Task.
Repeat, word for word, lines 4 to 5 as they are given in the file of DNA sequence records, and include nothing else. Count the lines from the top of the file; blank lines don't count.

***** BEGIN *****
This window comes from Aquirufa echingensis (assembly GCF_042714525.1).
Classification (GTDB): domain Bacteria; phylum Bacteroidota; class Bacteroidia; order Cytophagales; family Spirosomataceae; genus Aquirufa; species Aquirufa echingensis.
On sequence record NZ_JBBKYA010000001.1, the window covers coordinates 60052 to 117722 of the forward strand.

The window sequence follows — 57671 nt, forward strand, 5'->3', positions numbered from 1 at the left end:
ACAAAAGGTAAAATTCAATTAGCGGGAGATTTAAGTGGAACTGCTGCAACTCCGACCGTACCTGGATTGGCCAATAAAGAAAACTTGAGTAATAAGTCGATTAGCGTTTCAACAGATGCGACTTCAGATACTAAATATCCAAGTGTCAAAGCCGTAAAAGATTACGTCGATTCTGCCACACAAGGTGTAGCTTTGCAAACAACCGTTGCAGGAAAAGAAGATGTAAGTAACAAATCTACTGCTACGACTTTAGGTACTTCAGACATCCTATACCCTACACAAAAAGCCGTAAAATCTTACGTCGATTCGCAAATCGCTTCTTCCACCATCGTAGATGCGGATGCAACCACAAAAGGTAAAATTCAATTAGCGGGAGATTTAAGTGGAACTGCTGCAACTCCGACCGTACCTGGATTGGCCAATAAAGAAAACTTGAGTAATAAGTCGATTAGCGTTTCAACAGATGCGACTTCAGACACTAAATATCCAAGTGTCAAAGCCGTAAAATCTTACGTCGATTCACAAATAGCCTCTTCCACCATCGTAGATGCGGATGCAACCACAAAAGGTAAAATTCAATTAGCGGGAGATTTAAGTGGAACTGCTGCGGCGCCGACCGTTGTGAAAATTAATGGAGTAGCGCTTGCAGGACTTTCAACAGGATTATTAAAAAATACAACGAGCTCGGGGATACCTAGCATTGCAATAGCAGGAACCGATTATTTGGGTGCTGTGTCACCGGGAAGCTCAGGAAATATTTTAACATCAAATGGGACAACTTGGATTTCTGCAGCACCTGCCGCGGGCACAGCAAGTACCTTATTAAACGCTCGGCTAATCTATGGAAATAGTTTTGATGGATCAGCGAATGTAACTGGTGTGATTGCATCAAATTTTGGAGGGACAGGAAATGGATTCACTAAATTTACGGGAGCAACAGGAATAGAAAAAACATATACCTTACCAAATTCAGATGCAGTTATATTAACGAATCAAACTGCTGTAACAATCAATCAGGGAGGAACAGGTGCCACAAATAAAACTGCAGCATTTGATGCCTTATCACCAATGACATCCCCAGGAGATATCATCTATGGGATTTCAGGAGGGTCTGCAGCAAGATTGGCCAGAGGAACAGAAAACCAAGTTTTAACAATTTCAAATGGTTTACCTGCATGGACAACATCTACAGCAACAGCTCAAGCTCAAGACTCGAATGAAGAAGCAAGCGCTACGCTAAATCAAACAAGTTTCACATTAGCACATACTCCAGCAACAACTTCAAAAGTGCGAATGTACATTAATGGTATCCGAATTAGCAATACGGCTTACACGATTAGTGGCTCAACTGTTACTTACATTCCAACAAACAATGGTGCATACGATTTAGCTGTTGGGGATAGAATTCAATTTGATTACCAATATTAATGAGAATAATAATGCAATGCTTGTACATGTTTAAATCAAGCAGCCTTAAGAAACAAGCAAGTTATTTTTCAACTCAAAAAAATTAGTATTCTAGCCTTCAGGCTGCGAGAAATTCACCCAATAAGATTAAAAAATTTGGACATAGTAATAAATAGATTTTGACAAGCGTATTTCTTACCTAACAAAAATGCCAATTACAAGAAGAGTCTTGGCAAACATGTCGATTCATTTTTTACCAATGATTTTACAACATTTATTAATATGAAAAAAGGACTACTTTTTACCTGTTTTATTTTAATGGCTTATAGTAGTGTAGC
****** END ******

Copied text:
The window sequence follows — 57671 nt, forward strand, 5'->3', positions numbered from 1 at the left end:
ACAAAAGGTAAAATTCAATTAGCGGGAGATTTAAGTGGAACTGCTGCAACTCCGACCGTACCTGGATTGGCCAATAAAGAAAACTTGAGTAATAAGTCGATTAGCGTTTCAACAGATGCGACTTCAGATACTAAATATCCAAGTGTCAAAGCCGTAAAAGATTACGTCGATTCTGCCACACAAGGTGTAGCTTTGCAAACAACCGTTGCAGGAAAAGAAGATGTAAGTAACAAATCTACTGCTACGACTTTAGGTACTTCAGACATCCTATACCCTACACAAAAAGCCGTAAAATCTTACGTCGATTCGCAAATCGCTTCTTCCACCATCGTAGATGCGGATGCAACCACAAAAGGTAAAATTCAATTAGCGGGAGATTTAAGTGGAACTGCTGCAACTCCGACCGTACCTGGATTGGCCAATAAAGAAAACTTGAGTAATAAGTCGATTAGCGTTTCAACAGATGCGACTTCAGACACTAAATATCCAAGTGTCAAAGCCGTAAAATCTTACGTCGATTCACAAATAGCCTCTTCCACCATCGTAGATGCGGATGCAACCACAAAAGGTAAAATTCAATTAGCGGGAGATTTAAGTGGAACTGCTGCGGCGCCGACCGTTGTGAAAATTAATGGAGTAGCGCTTGCAGGACTTTCAACAGGATTATTAAAAAATACAACGAGCTCGGGGATACCTAGCATTGCAATAGCAGGAACCGATTATTTGGGTGCTGTGTCACCGGGAAGCTCAGGAAATATTTTAACATCAAATGGGACAACTTGGATTTCTGCAGCACCTGCCGCGGGCACAGCAAGTACCTTATTAAACGCTCGGCTAATCTATGGAAATAGTTTTGATGGATCAGCGAATGTAACTGGTGTGATTGCATCAAATTTTGGAGGGACAGGAAATGGATTCACTAAATTTACGGGAGCAACAGGAATAGAAAAAACATATACCTTACCAAATTCAGATGCAGTTATATTAACGAATCAAACTGCTGTAACAATCAATCAGGGAGGAACAGGTGCCACAAATAAAACTGCAGCATTTGATGCCTTATCACCAATGACATCCCCAGGAGATATCATCTATGGGATTTCAGGAGGGTCTGCAGCAAGATTGGCCAGAGGAACAGAAAACCAAGTTTTAACAATTTCAAATGGTTTACCTGCATGGACAACATCTACAGCAACAGCTCAAGCTCAAGACTCGAATGAAGAAGCAAGCGCTACGCTAAATCAAACAAGTTTCACATTAGCACATACTCCAGCAACAACTTCAAAAGTGCGAATGTACATTAATGGTATCCGAATTAGCAATACGGCTTACACGATTAGTGGCTCAACTGTTACTTACATTCCAACAAACAATGGTGCATACGATTTAGCTGTTGGGGATAGAATTCAATTTGATTACCAATATTAATGAGAATAATAATGCAATGCTTGTACATGTTTAAATCAAGCAGCCTTAAGAAACAAGCAAGTTATTTTTCAACTCAAAAAAATTAGTATTCTAGCCTTCAGGCTGCGAGAAATTCACCCAATAAGATTAAAAAATTTGGACATAGTAATAAATAGATTTTGACAAGCGTATTTCTTACCTAACAAAAATGCCAATTACAAGAAGAGTCTTGGCAAACATGTCGATTCATTTTTTACCAATGATTTTACAACATTTATTAATATGAAAAAAGGACTACTTTTTACCTGTTTTATTTTAATGGCTTATAGTAGTGTAGC